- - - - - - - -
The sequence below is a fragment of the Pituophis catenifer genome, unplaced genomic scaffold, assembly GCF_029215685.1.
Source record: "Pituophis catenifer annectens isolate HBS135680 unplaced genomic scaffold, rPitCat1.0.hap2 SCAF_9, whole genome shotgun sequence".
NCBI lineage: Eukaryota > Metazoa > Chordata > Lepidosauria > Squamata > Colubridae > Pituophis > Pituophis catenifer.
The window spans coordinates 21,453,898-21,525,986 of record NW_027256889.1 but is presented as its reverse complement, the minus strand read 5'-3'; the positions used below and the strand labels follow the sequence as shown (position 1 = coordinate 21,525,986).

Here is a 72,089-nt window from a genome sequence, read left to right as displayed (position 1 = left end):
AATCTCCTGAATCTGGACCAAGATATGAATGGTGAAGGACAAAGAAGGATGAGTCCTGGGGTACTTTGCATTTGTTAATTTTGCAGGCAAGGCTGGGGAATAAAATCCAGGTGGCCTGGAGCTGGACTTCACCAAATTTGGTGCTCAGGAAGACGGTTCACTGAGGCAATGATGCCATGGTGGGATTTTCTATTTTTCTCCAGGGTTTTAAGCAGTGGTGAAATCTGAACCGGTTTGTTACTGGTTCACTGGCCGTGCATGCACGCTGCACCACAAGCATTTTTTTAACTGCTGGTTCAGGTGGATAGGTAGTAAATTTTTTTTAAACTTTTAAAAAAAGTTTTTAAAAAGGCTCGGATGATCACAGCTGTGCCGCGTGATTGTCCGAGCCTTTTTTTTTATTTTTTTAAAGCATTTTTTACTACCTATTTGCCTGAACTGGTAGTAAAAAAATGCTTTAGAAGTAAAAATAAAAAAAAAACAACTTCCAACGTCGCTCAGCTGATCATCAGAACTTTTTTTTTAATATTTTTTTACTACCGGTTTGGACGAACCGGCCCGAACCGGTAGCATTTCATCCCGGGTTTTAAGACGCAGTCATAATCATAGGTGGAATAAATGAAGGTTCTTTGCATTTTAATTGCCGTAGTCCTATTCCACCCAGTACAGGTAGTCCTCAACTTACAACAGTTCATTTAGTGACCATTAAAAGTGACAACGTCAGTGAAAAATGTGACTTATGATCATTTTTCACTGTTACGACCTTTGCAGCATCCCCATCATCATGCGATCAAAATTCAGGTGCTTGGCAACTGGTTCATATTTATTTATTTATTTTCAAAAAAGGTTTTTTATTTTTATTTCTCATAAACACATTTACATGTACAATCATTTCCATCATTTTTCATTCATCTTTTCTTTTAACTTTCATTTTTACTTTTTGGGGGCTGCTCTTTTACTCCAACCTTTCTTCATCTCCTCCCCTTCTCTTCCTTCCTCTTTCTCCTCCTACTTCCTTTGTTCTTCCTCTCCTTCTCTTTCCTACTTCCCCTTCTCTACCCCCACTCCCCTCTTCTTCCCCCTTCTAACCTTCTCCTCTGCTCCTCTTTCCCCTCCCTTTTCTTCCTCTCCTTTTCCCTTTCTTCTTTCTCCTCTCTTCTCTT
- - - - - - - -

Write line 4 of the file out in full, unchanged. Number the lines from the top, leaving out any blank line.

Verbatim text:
The window spans coordinates 21,453,898-21,525,986 of record NW_027256889.1 but is presented as its reverse complement, the minus strand read 5'-3'; the positions used below and the strand labels follow the sequence as shown (position 1 = coordinate 21,525,986).